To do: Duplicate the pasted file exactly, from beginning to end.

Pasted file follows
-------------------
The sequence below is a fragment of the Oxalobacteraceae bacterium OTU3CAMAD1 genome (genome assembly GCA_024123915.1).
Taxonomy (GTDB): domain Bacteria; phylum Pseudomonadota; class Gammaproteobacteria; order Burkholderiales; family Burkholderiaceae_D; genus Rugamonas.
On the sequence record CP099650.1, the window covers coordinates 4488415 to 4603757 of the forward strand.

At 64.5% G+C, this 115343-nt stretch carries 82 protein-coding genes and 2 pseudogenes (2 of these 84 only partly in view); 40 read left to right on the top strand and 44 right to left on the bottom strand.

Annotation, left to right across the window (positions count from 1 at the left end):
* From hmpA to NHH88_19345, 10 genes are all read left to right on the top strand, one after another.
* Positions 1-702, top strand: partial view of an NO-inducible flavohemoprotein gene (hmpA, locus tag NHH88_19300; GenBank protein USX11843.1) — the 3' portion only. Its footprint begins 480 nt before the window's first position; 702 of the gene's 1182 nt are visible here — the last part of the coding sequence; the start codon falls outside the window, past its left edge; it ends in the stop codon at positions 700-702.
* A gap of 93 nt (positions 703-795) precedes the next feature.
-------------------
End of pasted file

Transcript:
The sequence below is a fragment of the Oxalobacteraceae bacterium OTU3CAMAD1 genome (genome assembly GCA_024123915.1).
Taxonomy (GTDB): domain Bacteria; phylum Pseudomonadota; class Gammaproteobacteria; order Burkholderiales; family Burkholderiaceae_D; genus Rugamonas.
On the sequence record CP099650.1, the window covers coordinates 4488415 to 4603757 of the forward strand.

At 64.5% G+C, this 115343-nt stretch carries 82 protein-coding genes and 2 pseudogenes (2 of these 84 only partly in view); 40 read left to right on the top strand and 44 right to left on the bottom strand.

Annotation, left to right across the window (positions count from 1 at the left end):
* From hmpA to NHH88_19345, 10 genes are all read left to right on the top strand, one after another.
* Positions 1-702, top strand: partial view of an NO-inducible flavohemoprotein gene (hmpA, locus tag NHH88_19300; GenBank protein USX11843.1) — the 3' portion only. Its footprint begins 480 nt before the window's first position; 702 of the gene's 1182 nt are visible here — the last part of the coding sequence; the start codon falls outside the window, past its left edge; it ends in the stop codon at positions 700-702.
* A gap of 93 nt (positions 703-795) precedes the next feature.